Broad sweeping assertion! Nonsense sentence! A perfect ending to a perfect day.

Figure 2: A Google Image Search for "superfluous" led me to this tortise. I bet Mister Tortise likes arts criticism, too.


Assertion Evaluated

Opening sentences—commonly known as hooks or attention grabbers—often seem grandiose or obese, fattened by wild assertions. This practice is so misused, so misguided, that they border on the absurd and surreal. To a fault, opening sentences too often shroud the prose in a foggy haze of tainted farts. All the stuff we passionately want to know about—the descriptions, the evaluation, the subjects—are, thus, left to wither inside a noxious methane cloud of “Huh?”

What to do? Or better, what not to do?

Thankfully, the nice people at Pearson Longman Publishing have made available the overview of their guide, The Allyn & Bacon Guide to Writing. Along our way, we'll reference Chapter 15, Making an Evaluation, which is appropriate for a concert review and a nice way to introduce, you know, sound writing practices.

Today’s attention grabber comes from Newspaper W, in City T, which is located in State F.

If you closed your eyes you’d swear you were listening to one of the great violinists of the past.

And in case you don’t remember, let’s name some of them: Jascha Heifitz, Fritz Kreisler, Yehudi Menuhin, Joseph Szigeti, Alma Moodie, Jacques Thibaud, David Oistrakh, and so on and so on. You get the picture.

Open [your eyes], and it’s time for a reality check.

Aha! So, based on the former, if we listened to today’s violinist, he/she would be indistinguishable from one of the above greats. Got it.

So what’s my problem, then? Well, if we take a look at Chapter 15 of the Allyn & Bacon Guide, the first—and probably most important—point to understand about making an evaluation, such as “the violinist sounded like one of the greats artists of the past,” is that:

1. Evaluation arguments proceed by a process called criteria-match.

In other words, we can’t compare apples to oranges without sacrificing the strength or validity of the evaluation. We can’t assert “apples are so much better than oranges,” without providing the context, or criteria, on which we base the evaluation.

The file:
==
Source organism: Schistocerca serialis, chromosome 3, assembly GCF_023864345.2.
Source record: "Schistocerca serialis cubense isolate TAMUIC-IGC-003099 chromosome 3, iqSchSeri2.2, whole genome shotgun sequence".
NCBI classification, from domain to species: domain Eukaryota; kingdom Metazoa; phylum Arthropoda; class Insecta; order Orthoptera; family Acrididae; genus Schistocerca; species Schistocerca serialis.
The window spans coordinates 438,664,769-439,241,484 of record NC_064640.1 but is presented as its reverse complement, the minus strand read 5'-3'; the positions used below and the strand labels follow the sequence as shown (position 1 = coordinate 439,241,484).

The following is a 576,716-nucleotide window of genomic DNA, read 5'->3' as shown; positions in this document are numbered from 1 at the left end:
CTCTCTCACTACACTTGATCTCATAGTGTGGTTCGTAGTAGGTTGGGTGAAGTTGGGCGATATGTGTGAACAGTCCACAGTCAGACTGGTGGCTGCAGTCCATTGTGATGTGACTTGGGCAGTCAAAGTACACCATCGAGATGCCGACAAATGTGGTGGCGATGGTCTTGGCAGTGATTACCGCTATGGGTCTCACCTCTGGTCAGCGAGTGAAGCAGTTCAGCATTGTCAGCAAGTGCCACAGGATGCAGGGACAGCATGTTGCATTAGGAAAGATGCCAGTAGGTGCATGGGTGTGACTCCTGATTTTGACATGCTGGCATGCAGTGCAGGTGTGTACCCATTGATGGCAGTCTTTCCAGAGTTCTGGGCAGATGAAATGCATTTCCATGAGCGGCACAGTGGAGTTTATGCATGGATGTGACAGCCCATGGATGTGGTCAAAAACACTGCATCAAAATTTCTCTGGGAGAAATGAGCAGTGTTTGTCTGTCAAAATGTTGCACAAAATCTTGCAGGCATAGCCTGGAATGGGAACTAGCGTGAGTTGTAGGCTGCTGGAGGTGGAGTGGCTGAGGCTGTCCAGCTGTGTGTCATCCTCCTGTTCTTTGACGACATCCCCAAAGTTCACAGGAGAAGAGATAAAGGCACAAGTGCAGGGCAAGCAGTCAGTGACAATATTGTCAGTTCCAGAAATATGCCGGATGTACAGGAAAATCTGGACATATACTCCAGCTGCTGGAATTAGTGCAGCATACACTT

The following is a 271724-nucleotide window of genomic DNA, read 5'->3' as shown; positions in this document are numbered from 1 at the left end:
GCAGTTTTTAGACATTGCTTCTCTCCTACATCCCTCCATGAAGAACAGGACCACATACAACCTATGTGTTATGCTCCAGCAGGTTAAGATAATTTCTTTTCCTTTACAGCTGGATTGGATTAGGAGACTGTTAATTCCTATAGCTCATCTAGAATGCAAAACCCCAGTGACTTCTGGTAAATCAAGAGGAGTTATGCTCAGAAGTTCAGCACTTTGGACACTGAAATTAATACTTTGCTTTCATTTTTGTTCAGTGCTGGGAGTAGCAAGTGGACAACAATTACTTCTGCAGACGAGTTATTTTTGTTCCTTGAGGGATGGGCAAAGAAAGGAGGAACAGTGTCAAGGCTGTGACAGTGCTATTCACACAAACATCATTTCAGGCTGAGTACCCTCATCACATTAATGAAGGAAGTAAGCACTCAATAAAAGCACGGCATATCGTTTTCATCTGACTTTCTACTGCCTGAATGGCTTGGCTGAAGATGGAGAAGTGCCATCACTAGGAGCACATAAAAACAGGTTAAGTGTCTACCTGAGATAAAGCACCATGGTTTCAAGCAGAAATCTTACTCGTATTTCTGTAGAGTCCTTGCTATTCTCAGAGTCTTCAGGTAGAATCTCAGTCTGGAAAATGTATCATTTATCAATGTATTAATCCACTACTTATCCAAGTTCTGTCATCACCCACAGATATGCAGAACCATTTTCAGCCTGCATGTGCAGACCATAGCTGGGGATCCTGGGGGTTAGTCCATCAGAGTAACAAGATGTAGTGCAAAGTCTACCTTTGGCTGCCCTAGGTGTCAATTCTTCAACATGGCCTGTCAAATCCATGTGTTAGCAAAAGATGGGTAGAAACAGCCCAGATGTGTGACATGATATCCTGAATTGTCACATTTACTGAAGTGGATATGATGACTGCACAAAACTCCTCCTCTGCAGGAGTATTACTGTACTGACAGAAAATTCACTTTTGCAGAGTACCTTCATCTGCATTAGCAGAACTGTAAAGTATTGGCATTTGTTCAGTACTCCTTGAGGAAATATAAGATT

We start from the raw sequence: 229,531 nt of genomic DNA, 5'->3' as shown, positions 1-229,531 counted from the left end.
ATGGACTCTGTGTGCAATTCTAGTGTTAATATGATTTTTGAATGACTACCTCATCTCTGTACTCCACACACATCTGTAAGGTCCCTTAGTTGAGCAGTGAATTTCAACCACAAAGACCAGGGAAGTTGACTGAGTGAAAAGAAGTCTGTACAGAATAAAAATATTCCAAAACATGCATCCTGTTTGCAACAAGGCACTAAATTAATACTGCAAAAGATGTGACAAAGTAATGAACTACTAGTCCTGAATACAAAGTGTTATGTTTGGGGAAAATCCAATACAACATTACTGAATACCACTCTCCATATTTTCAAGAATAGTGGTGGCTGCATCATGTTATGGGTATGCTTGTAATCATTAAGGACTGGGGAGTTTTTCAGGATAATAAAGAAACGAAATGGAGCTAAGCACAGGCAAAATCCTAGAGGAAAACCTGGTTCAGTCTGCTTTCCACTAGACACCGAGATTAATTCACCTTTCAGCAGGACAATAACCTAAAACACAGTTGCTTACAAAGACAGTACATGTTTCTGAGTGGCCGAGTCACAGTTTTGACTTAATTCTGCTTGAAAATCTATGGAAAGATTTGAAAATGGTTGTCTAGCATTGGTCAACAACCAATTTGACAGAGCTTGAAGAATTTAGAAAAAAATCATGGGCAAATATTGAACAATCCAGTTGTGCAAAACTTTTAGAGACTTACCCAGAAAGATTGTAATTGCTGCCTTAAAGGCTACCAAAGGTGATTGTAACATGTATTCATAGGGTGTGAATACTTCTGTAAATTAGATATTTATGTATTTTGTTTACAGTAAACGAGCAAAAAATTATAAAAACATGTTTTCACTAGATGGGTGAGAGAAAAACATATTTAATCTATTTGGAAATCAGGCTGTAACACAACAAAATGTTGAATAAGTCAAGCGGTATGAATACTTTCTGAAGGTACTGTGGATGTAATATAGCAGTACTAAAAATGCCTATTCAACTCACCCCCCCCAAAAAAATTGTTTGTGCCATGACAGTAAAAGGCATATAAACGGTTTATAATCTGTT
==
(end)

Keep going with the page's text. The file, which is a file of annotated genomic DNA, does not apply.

Now, here’s how the author chose to match the criteria for his claims; this includes everything in the review referring to the violinist’s performance:

Her tone and color were very impressive.*

*Unless he’s referring to intonation, rather than “tone” which also means color, acousticians will weep.

Following a frenetic beginning, [the violinist] played with vibrancy and virtuosity.*

*Isn’t the emphasis on how the violinist played, instead of with what the violinist played? Shouldn’t it read, “the violinist’s playing was vibrant and virtuosic?”

In the “Passacaglia,” [the violinist’s] burnished tone and heart-rending softness were remarkable.*

*Tone, here, means color. Doesn’t it?

After an extended meditative solo by [the violinist], the work was concluded with [...]*

*I think this refers to the music (i.e., the score), so this doesn’t fall within the scope of our discussion. But, the work “was concluded?” Ick.

Anyway, the author detailed his reasoning for the opening assertion, right? Well let’s condense what he said: The violinist’s playing was vibrant (colorful), virtuosic, and heart-rendingly soft, with an impressive tone (color) and color (color).

Yes. In fact, these descriptors establish the criteria for evaluation; the violinist sounded a particular way, similar to past greats. Since what the author said about today’s violinist must also be true of the greats: “The greats’ playing was colorful, virtuosic and heart-rendingly soft.”

Good evaluation, then? No!

See, the criteria are so broad, they can’t possibly describe, let alone effectively evaluate, what makes violinists great. It's like saying, "All great cars from the fifties have windows and seats and wheels." What’s true of the past greats are true of the greats of today, of a hundred years ago, of two-hundred, of three-hundred years ago. Not to mention the possibility that “color,” or tone, refers to the actual violin(s), not the violinist(s), or that virtuosity is a prerequisite to play the piece in question—if someone even attempts to play Shostakovich’s First Violin Concerto they’re probably pretty darn good to begin with.

In all, our author didn’t say one thing. My conclusion: stupid opening sentences are like making out in a Dutch oven.


Food Metaphors, Modern Music, and a Side of Redundancy

For the food metaphors, we have only to look at the title and its subordinate:

Bread, butter, with a side of surprise

How delightfully wordplayee!

In big season finale, Philharmonic leaves audience hungry for more

Squeee! I can never have too many food metaphors.


For the modern music, we need to take the Delorian for a ride.

“La Creation du Monde [sic],” composed in 1923 by Darius Milhaud, is a jazz-influenced ballet in six parts, inspired by the Parisian composer’s strolls in New York’s Harlem in the 1920s.

Also, badass punk rockers have no need for acute accents.

I may be giving music director Itkin too much credit, but programming the Milhaud seemed like the conductor’s punk-rock move, signalling to the audience: “Don’t get too comfortable.”